“Perhaps peace is not, after all, something you work for, or ‘fight for.’ It is indeed ‘fighting for peace’ that starts all the wars. What, after all, are the pretexts of all these Cold War crises, but ‘fighting for peace?’ Peace is something you have or do not have. If you are yourself at peace, then there is at least some peace in the world. Then share your peace with everyone, and everyone will be at peace.” —Thomas Merton, Conjectures of a Guilty Bystander

“In the 60s we fought for peace, when the Vietnam war was on. We were against the cops and against the politicians and there was a lot of waving banners and all that. And I think in a way, just as they were enjoying that machoism of war, we were enjoying the machismo of being anti-war, you know? So I thought, not this time, it’s too complicated a situation. We cannot enjoy the machoism of fighting for peace.” —Yoko Ono

“Fighting for peace is like screwing for virginity.” —George Carlin

“Let us face squarely the paradox that the world which goes to war is a world, usually genuinely desiring peace. War is the outcome, not mainly of evil intentions, but on the whole of good intentions which miscarry or are frustrated. It is made not usually by evil men knowing themselves to be wrong, but is the outcome of policies pursued by good men usually passionately convinced that they are right.” —Norman Angell

“Warmaking doesn’t stop warmaking. If it did, our problems would have stopped millennia ago.” —Colman McCarthy

In the name of peace
They waged the wars
Ain’t they got no shame

—Nikki Giovanni


From Peace Seeds:

He should not wish for others that which he doth not wish for himself, nor promise that which he doth not fulfill.

Baha’i Faith, Gleanings from the Writings of Baha’u’llah, p. 266

Hurt not others in ways you find hurtful.

Buddhism, Tripitaka, Udnana-varga 5.18

Therefore all things whatsoever you desire that men should do to you, do you evenso unto them; for this is the Law and the Prophets.

Christianity, Matthew 7:12

Tzu-Kung asked: “Is there one principle upon which one’s whole life may proceed?” The Master replied, “Is not Reciprocity such a principle? …what you do not yourself desire, do not put before others.”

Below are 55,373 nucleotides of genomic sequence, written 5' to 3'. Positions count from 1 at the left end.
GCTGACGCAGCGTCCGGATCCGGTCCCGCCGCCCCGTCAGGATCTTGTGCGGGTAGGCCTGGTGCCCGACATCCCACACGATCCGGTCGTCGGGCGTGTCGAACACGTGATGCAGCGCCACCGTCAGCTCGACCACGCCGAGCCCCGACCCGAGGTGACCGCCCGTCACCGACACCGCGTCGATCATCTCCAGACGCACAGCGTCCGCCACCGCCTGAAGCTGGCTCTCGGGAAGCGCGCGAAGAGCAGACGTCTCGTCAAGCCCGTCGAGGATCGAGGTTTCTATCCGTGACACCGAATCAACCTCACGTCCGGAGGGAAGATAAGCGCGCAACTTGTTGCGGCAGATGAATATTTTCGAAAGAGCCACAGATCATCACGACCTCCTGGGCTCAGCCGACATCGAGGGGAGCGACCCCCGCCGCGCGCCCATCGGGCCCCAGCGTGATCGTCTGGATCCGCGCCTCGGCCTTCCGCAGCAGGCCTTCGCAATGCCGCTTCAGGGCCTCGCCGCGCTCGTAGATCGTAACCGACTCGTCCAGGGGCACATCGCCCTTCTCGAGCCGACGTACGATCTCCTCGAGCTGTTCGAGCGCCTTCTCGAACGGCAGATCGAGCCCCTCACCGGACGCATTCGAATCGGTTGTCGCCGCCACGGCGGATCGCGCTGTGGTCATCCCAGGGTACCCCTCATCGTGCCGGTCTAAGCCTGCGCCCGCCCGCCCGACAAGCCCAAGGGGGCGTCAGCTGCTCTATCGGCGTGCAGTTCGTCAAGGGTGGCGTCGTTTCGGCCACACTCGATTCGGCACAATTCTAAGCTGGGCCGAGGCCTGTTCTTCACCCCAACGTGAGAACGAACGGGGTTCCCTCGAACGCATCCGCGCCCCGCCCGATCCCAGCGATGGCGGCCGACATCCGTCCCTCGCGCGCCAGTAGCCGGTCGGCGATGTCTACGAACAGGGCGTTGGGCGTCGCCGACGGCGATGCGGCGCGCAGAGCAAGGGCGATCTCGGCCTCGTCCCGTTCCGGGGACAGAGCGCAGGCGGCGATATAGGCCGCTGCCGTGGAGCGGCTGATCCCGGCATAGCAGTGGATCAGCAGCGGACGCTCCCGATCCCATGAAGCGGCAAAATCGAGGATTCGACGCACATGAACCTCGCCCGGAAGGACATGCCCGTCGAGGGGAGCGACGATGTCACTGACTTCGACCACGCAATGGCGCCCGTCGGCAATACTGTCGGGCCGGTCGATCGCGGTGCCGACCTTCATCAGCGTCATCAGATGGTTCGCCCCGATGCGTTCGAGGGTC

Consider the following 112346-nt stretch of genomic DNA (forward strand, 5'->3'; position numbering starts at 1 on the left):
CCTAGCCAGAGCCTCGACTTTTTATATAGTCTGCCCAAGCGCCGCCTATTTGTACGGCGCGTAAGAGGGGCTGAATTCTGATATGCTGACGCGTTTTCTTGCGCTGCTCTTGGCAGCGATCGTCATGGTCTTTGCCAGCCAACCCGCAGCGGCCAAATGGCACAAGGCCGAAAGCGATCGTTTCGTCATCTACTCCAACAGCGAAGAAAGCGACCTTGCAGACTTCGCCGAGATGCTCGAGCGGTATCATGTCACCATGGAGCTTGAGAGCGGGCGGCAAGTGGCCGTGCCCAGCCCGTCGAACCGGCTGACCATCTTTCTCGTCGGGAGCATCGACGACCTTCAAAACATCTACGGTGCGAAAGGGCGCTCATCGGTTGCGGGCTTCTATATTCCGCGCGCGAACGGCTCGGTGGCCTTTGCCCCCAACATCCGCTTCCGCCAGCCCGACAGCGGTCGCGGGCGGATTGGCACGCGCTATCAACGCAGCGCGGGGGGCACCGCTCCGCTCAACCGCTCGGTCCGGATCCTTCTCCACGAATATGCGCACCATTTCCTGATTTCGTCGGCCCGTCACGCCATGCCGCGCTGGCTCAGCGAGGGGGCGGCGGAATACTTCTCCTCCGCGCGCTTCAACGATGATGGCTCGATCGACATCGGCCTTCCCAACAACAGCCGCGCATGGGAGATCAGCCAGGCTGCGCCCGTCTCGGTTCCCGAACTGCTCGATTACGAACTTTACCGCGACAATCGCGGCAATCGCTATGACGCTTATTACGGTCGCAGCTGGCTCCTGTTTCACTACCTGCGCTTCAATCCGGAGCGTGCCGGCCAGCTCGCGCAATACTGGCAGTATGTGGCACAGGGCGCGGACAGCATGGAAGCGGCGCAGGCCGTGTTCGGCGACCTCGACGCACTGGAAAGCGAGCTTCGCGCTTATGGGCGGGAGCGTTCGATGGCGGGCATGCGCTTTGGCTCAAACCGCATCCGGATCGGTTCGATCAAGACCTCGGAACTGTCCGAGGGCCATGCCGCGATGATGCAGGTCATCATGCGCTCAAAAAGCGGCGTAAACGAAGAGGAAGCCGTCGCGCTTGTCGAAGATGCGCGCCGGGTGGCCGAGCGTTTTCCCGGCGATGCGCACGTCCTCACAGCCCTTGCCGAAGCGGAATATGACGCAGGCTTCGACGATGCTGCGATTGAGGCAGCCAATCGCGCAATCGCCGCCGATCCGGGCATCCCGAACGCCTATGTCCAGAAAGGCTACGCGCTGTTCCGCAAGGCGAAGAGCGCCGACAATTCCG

Confucianism, Analects of Confucius
Book XV, Chapter XXIIl (Legge Translation 1861)

Try your best to treat others as you would wish to be treated yourself, and you will find that this is the shortest way to benevolence.

Confucianism, Mencius VII.A.4

This is the sum of the Dharma: do not unto others that which would cause pain if done to you.

Hinduism, Mahabharata 5:1517

Not one of you is a believer unless he desires for his brother that which he desires for himself.

Islam, Forty Hadith of an-Nawawi 13

What is hurtful to yourself do not to your fellow man. That is the whole of the Torah and the remainder is but commentary.

Judaism, Talmud, Shabbat 31a

A man should wander about treating all creatures as he himself would be treated.

Jainism, Sutrakritanga 1.11.33

All things are our relatives; what we do to everything, we do to ourselves. All is really One.

Native American, Black Elk

The sage has no interest of his own, but takes the interests of the people as his own. He is kind to the kind; he is also kind to the unkind: for Virtue is kind. He is faithful to the faithful; he is also faithful to the unfaithful: for Virtue is faithful.

Taoism, Tao Teh Ching, Chapter 49

An it harms none, do as ‘ye will.


That nature alone is good which refrains from doing unto another whatsoever is not good for itself.

Zorastrianism, Zend Avesta, Dadistan-i-dinik 94:5